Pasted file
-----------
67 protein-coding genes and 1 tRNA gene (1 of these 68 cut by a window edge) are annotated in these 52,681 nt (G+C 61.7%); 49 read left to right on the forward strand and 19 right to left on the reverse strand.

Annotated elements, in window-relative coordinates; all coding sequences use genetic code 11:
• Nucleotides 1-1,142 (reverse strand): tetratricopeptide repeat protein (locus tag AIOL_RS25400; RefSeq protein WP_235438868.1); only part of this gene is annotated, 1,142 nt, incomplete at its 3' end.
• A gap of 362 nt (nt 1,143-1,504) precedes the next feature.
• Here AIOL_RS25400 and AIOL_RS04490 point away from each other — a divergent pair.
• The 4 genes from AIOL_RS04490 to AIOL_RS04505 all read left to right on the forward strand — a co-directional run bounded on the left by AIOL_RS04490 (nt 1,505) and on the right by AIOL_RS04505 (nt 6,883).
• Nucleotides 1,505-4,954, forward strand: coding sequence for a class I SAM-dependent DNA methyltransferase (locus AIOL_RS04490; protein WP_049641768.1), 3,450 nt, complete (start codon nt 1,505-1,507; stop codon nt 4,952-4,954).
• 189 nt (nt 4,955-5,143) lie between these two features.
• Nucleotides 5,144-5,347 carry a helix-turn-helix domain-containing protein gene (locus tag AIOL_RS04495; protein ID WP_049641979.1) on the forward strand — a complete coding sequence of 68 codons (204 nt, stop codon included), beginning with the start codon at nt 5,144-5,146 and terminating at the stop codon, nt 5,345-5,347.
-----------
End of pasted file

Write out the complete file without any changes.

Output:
67 protein-coding genes and 1 tRNA gene (1 of these 68 cut by a window edge) are annotated in these 52,681 nt (G+C 61.7%); 49 read left to right on the forward strand and 19 right to left on the reverse strand.

Annotated elements, in window-relative coordinates; all coding sequences use genetic code 11:
• Nucleotides 1-1,142 (reverse strand): tetratricopeptide repeat protein (locus tag AIOL_RS25400; RefSeq protein WP_235438868.1); only part of this gene is annotated, 1,142 nt, incomplete at its 3' end.
• A gap of 362 nt (nt 1,143-1,504) precedes the next feature.
• Here AIOL_RS25400 and AIOL_RS04490 point away from each other — a divergent pair.
• The 4 genes from AIOL_RS04490 to AIOL_RS04505 all read left to right on the forward strand — a co-directional run bounded on the left by AIOL_RS04490 (nt 1,505) and on the right by AIOL_RS04505 (nt 6,883).
• Nucleotides 1,505-4,954, forward strand: coding sequence for a class I SAM-dependent DNA methyltransferase (locus AIOL_RS04490; protein WP_049641768.1), 3,450 nt, complete (start codon nt 1,505-1,507; stop codon nt 4,952-4,954).
• 189 nt (nt 4,955-5,143) lie between these two features.
• Nucleotides 5,144-5,347 carry a helix-turn-helix domain-containing protein gene (locus tag AIOL_RS04495; protein ID WP_049641979.1) on the forward strand — a complete coding sequence of 68 codons (204 nt, stop codon included), beginning with the start codon at nt 5,144-5,146 and terminating at the stop codon, nt 5,345-5,347.